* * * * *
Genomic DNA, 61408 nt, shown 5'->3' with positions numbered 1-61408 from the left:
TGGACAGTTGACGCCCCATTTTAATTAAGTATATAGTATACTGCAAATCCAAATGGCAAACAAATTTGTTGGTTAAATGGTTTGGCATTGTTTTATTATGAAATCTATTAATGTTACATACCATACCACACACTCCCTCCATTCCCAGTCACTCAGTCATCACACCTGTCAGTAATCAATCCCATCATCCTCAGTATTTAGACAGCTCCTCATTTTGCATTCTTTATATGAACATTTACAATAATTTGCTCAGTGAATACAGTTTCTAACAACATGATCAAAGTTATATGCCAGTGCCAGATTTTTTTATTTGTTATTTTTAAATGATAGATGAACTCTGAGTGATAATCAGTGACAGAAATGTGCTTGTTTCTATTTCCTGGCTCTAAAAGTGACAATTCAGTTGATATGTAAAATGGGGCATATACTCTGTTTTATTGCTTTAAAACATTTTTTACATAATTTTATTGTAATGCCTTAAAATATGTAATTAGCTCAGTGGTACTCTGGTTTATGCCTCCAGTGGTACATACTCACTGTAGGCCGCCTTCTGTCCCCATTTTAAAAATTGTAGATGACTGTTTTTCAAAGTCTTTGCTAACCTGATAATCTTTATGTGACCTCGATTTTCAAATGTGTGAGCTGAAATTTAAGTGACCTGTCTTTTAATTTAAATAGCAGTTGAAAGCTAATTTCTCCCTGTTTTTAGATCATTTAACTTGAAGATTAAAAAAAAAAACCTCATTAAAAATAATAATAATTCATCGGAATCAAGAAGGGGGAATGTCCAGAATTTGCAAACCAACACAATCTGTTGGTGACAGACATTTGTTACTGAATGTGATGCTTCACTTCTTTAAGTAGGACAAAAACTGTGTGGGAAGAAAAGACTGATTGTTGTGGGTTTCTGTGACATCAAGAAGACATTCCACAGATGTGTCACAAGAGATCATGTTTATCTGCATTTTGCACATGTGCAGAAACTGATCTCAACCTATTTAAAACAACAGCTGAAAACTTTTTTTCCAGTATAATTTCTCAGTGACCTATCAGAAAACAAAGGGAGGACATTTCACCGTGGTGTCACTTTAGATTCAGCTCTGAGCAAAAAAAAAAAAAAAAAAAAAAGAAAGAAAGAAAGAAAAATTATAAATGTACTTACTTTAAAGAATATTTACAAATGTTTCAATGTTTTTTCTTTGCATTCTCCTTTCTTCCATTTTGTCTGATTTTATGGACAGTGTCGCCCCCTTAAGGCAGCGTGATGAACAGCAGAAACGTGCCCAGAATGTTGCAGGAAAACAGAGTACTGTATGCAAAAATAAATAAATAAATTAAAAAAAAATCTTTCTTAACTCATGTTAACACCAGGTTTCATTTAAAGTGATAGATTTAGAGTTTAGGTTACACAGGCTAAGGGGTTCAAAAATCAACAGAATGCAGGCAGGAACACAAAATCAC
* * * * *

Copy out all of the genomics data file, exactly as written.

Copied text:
Genomic DNA, 61408 nt, shown 5'->3' with positions numbered 1-61408 from the left:
TGGACAGTTGACGCCCCATTTTAATTAAGTATATAGTATACTGCAAATCCAAATGGCAAACAAATTTGTTGGTTAAATGGTTTGGCATTGTTTTATTATGAAATCTATTAATGTTACATACCATACCACACACTCCCTCCATTCCCAGTCACTCAGTCATCACACCTGTCAGTAATCAATCCCATCATCCTCAGTATTTAGACAGCTCCTCATTTTGCATTCTTTATATGAACATTTACAATAATTTGCTCAGTGAATACAGTTTCTAACAACATGATCAAAGTTATATGCCAGTGCCAGATTTTTTTATTTGTTATTTTTAAATGATAGATGAACTCTGAGTGATAATCAGTGACAGAAATGTGCTTGTTTCTATTTCCTGGCTCTAAAAGTGACAATTCAGTTGATATGTAAAATGGGGCATATACTCTGTTTTATTGCTTTAAAACATTTTTTACATAATTTTATTGTAATGCCTTAAAATATGTAATTAGCTCAGTGGTACTCTGGTTTATGCCTCCAGTGGTACATACTCACTGTAGGCCGCCTTCTGTCCCCATTTTAAAAATTGTAGATGACTGTTTTTCAAAGTCTTTGCTAACCTGATAATCTTTATGTGACCTCGATTTTCAAATGTGTGAGCTGAAATTTAAGTGACCTGTCTTTTAATTTAAATAGCAGTTGAAAGCTAATTTCTCCCTGTTTTTAGATCATTTAACTTGAAGATTAAAAAAAAAAACCTCATTAAAAATAATAATAATTCATCGGAATCAAGAAGGGGGAATGTCCAGAATTTGCAAACCAACACAATCTGTTGGTGACAGACATTTGTTACTGAATGTGATGCTTCACTTCTTTAAGTAGGACAAAAACTGTGTGGGAAGAAAAGACTGATTGTTGTGGGTTTCTGTGACATCAAGAAGACATTCCACAGATGTGTCACAAGAGATCATGTTTATCTGCATTTTGCACATGTGCAGAAACTGATCTCAACCTATTTAAAACAACAGCTGAAAACTTTTTTTCCAGTATAATTTCTCAGTGACCTATCAGAAAACAAAGGGAGGACATTTCACCGTGGTGTCACTTTAGATTCAGCTCTGAGCAAAAAAAAAAAAAAAAAAAAAAGAAAGAAAGAAAGAAAAATTATAAATGTACTTACTTTAAAGAATATTTACAAATGTTTCAATGTTTTTTCTTTGCATTCTCCTTTCTTCCATTTTGTCTGATTTTATGGACAGTGTCGCCCCCTTAAGGCAGCGTGATGAACAGCAGAAACGTGCCCAGAATGTTGCAGGAAAACAGAGTACTGTATGCAAAAATAAATAAATAAATTAAAAAAAAATCTTTCTTAACTCATGTTAACACCAGGTTTCATTTAAAGTGATAGATTTAGAGTTTAGGTTACACAGGCTAAGGGGTTCAAAAATCAACAGAATGCAGGCAGGAACACAAAATCAC